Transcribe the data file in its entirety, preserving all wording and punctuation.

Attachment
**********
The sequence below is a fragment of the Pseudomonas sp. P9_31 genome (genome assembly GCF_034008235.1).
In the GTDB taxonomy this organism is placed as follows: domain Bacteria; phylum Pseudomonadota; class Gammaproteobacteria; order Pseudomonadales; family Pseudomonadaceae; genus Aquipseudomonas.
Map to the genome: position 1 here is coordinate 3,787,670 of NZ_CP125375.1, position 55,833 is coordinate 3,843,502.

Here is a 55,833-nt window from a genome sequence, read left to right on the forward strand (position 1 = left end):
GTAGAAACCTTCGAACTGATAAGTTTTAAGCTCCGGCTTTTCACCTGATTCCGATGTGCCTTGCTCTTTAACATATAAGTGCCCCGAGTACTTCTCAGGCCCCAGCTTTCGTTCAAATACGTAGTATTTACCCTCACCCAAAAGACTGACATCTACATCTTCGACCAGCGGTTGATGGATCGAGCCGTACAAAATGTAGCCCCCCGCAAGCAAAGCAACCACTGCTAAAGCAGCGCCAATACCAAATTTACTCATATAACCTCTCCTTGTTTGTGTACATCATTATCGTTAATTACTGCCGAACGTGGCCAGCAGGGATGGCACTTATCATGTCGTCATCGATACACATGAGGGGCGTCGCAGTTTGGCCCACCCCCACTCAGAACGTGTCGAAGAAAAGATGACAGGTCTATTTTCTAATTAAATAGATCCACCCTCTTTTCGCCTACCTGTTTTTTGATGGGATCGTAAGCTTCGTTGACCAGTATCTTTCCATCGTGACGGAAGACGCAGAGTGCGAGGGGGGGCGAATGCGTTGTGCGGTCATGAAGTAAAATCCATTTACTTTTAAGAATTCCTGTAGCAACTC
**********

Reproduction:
The sequence below is a fragment of the Pseudomonas sp. P9_31 genome (genome assembly GCF_034008235.1).
In the GTDB taxonomy this organism is placed as follows: domain Bacteria; phylum Pseudomonadota; class Gammaproteobacteria; order Pseudomonadales; family Pseudomonadaceae; genus Aquipseudomonas.
Map to the genome: position 1 here is coordinate 3,787,670 of NZ_CP125375.1, position 55,833 is coordinate 3,843,502.

Here is a 55,833-nt window from a genome sequence, read left to right on the forward strand (position 1 = left end):
GTAGAAACCTTCGAACTGATAAGTTTTAAGCTCCGGCTTTTCACCTGATTCCGATGTGCCTTGCTCTTTAACATATAAGTGCCCCGAGTACTTCTCAGGCCCCAGCTTTCGTTCAAATACGTAGTATTTACCCTCACCCAAAAGACTGACATCTACATCTTCGACCAGCGGTTGATGGATCGAGCCGTACAAAATGTAGCCCCCCGCAAGCAAAGCAACCACTGCTAAAGCAGCGCCAATACCAAATTTACTCATATAACCTCTCCTTGTTTGTGTACATCATTATCGTTAATTACTGCCGAACGTGGCCAGCAGGGATGGCACTTATCATGTCGTCATCGATACACATGAGGGGCGTCGCAGTTTGGCCCACCCCCACTCAGAACGTGTCGAAGAAAAGATGACAGGTCTATTTTCTAATTAAATAGATCCACCCTCTTTTCGCCTACCTGTTTTTTGATGGGATCGTAAGCTTCGTTGACCAGTATCTTTCCATCGTGACGGAAGACGCAGAGTGCGAGGGGGGGCGAATGCGTTGTGCGGTCATGAAGTAAAATCCATTTACTTTTAAGAATTCCTGTAGCAACTC